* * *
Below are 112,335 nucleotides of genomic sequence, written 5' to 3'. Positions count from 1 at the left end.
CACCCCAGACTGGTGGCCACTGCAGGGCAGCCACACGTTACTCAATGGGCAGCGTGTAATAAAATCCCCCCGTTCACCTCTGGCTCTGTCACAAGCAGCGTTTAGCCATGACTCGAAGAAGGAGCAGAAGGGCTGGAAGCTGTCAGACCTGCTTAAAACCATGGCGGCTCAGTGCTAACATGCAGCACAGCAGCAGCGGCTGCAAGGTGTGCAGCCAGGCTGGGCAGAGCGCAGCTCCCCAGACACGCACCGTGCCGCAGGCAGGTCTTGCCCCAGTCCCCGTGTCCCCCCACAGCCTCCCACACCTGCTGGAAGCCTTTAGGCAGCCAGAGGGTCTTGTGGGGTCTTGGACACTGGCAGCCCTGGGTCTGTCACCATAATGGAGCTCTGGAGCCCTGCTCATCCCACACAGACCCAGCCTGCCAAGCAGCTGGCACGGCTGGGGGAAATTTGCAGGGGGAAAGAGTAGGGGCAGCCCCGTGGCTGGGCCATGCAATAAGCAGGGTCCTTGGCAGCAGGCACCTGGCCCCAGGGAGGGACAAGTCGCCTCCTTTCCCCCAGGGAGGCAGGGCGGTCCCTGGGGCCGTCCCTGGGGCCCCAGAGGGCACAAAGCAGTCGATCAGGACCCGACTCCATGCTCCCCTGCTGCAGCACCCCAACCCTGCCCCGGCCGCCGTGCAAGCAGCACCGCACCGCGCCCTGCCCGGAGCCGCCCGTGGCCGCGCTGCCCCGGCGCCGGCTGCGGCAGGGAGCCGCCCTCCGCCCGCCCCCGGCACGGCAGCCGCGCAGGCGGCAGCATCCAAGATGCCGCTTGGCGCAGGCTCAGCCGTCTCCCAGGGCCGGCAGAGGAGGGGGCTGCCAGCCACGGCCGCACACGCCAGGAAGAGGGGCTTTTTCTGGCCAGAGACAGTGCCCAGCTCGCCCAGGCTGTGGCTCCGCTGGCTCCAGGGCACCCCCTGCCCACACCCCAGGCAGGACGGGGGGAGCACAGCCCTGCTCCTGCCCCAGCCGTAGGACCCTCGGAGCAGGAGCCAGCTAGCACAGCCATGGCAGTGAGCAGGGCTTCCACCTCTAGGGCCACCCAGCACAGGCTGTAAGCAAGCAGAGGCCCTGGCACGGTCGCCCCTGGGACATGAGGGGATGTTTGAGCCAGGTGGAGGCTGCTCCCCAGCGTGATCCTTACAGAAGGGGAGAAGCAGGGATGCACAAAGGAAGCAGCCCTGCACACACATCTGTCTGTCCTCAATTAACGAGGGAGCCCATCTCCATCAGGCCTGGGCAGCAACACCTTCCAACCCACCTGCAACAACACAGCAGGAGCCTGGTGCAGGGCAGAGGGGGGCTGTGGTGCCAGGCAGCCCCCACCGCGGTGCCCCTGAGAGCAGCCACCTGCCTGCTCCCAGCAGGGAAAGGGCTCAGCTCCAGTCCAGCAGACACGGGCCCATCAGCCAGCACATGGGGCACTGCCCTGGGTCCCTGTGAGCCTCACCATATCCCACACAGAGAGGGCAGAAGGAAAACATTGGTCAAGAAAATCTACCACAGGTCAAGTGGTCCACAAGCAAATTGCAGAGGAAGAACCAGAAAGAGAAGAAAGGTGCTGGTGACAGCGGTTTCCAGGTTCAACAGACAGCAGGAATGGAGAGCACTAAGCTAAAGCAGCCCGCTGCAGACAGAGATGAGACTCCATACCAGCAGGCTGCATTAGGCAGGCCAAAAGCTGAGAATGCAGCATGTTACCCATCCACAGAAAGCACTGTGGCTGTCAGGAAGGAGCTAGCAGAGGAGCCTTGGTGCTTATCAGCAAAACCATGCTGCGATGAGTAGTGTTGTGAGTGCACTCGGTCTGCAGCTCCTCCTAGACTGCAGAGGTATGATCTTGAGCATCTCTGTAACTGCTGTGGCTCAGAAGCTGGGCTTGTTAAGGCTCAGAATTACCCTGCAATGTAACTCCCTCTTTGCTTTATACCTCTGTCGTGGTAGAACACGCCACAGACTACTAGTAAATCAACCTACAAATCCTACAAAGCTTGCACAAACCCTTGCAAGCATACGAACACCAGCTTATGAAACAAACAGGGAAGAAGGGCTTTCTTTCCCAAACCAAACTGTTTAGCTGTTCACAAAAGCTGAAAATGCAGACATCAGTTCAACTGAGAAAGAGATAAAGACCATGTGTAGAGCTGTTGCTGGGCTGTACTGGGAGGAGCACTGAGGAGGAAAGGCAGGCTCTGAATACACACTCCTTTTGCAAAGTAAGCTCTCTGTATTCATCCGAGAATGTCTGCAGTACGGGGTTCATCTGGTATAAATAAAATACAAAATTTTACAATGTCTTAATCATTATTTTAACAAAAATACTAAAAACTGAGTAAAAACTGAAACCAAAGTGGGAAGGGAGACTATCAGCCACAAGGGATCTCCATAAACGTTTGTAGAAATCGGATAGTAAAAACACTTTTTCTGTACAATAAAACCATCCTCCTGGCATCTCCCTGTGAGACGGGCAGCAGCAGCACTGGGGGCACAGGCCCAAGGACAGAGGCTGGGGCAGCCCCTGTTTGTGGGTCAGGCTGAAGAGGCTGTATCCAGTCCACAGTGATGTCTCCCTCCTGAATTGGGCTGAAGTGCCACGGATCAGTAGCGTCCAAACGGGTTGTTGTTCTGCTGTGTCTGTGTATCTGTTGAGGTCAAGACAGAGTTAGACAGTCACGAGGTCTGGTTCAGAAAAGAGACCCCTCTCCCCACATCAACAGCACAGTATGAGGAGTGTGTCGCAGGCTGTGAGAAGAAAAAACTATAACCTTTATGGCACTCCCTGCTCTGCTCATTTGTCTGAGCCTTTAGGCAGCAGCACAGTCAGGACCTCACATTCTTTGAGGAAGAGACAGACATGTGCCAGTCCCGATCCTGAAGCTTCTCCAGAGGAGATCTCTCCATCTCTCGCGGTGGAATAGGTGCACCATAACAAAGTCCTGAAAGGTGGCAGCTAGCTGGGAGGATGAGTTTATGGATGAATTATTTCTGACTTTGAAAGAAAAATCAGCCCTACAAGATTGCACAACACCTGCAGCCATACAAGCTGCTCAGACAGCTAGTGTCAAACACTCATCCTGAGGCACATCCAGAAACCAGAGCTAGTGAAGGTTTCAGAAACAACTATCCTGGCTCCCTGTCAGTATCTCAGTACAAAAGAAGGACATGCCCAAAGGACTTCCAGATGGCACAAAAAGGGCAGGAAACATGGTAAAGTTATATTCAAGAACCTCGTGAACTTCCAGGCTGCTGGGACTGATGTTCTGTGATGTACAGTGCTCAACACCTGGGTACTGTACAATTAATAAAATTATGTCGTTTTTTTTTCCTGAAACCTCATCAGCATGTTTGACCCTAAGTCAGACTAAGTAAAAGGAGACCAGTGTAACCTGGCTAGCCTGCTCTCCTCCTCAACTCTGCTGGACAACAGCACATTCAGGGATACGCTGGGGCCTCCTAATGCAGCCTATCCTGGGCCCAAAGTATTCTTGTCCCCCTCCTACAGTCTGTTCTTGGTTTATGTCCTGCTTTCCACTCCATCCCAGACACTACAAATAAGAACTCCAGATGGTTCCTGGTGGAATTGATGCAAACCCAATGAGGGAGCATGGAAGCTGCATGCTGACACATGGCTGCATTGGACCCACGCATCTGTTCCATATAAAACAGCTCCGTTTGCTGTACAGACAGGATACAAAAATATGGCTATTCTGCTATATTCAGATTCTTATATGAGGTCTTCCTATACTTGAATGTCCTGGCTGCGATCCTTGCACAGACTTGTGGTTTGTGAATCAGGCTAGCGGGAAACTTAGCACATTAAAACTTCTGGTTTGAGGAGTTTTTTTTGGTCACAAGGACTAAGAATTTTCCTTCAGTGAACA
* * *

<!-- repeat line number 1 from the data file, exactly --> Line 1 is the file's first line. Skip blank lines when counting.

Below are 112,335 nucleotides of genomic sequence, written 5' to 3'. Positions count from 1 at the left end.